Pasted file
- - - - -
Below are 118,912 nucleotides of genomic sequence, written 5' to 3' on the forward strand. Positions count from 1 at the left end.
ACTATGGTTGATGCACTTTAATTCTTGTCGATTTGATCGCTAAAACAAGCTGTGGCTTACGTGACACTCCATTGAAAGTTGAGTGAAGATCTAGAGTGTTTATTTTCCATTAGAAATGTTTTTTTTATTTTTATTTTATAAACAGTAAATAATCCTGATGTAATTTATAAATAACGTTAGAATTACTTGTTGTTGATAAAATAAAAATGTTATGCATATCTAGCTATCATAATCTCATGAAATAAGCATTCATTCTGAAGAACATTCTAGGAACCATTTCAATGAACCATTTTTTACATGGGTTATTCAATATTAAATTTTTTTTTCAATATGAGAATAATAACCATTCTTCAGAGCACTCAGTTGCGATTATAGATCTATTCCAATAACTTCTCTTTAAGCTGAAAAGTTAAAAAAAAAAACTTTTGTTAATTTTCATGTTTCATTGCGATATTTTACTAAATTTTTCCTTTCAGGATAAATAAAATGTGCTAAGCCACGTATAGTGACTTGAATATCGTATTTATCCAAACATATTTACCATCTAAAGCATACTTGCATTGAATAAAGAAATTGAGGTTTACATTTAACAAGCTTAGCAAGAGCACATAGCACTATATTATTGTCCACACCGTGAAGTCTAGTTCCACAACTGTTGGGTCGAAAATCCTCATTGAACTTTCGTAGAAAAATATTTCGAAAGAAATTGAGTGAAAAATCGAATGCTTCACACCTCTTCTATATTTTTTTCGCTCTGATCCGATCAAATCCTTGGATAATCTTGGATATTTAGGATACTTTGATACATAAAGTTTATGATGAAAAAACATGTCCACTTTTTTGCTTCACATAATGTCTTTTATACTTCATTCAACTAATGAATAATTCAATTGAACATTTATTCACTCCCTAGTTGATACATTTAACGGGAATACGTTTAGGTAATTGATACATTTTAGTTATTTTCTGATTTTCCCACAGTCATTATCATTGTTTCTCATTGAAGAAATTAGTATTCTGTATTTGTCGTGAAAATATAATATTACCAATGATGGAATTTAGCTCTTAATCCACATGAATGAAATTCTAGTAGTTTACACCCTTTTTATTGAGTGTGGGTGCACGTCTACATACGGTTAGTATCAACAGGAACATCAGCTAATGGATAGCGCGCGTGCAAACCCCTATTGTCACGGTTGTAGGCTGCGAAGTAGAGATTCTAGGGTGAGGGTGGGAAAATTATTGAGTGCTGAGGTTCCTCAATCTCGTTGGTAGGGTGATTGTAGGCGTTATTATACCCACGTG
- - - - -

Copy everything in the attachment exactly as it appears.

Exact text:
Below are 118,912 nucleotides of genomic sequence, written 5' to 3' on the forward strand. Positions count from 1 at the left end.
ACTATGGTTGATGCACTTTAATTCTTGTCGATTTGATCGCTAAAACAAGCTGTGGCTTACGTGACACTCCATTGAAAGTTGAGTGAAGATCTAGAGTGTTTATTTTCCATTAGAAATGTTTTTTTTATTTTTATTTTATAAACAGTAAATAATCCTGATGTAATTTATAAATAACGTTAGAATTACTTGTTGTTGATAAAATAAAAATGTTATGCATATCTAGCTATCATAATCTCATGAAATAAGCATTCATTCTGAAGAACATTCTAGGAACCATTTCAATGAACCATTTTTTACATGGGTTATTCAATATTAAATTTTTTTTTCAATATGAGAATAATAACCATTCTTCAGAGCACTCAGTTGCGATTATAGATCTATTCCAATAACTTCTCTTTAAGCTGAAAAGTTAAAAAAAAAAACTTTTGTTAATTTTCATGTTTCATTGCGATATTTTACTAAATTTTTCCTTTCAGGATAAATAAAATGTGCTAAGCCACGTATAGTGACTTGAATATCGTATTTATCCAAACATATTTACCATCTAAAGCATACTTGCATTGAATAAAGAAATTGAGGTTTACATTTAACAAGCTTAGCAAGAGCACATAGCACTATATTATTGTCCACACCGTGAAGTCTAGTTCCACAACTGTTGGGTCGAAAATCCTCATTGAACTTTCGTAGAAAAATATTTCGAAAGAAATTGAGTGAAAAATCGAATGCTTCACACCTCTTCTATATTTTTTTCGCTCTGATCCGATCAAATCCTTGGATAATCTTGGATATTTAGGATACTTTGATACATAAAGTTTATGATGAAAAAACATGTCCACTTTTTTGCTTCACATAATGTCTTTTATACTTCATTCAACTAATGAATAATTCAATTGAACATTTATTCACTCCCTAGTTGATACATTTAACGGGAATACGTTTAGGTAATTGATACATTTTAGTTATTTTCTGATTTTCCCACAGTCATTATCATTGTTTCTCATTGAAGAAATTAGTATTCTGTATTTGTCGTGAAAATATAATATTACCAATGATGGAATTTAGCTCTTAATCCACATGAATGAAATTCTAGTAGTTTACACCCTTTTTATTGAGTGTGGGTGCACGTCTACATACGGTTAGTATCAACAGGAACATCAGCTAATGGATAGCGCGCGTGCAAACCCCTATTGTCACGGTTGTAGGCTGCGAAGTAGAGATTCTAGGGTGAGGGTGGGAAAATTATTGAGTGCTGAGGTTCCTCAATCTCGTTGGTAGGGTGATTGTAGGCGTTATTATACCCACGTG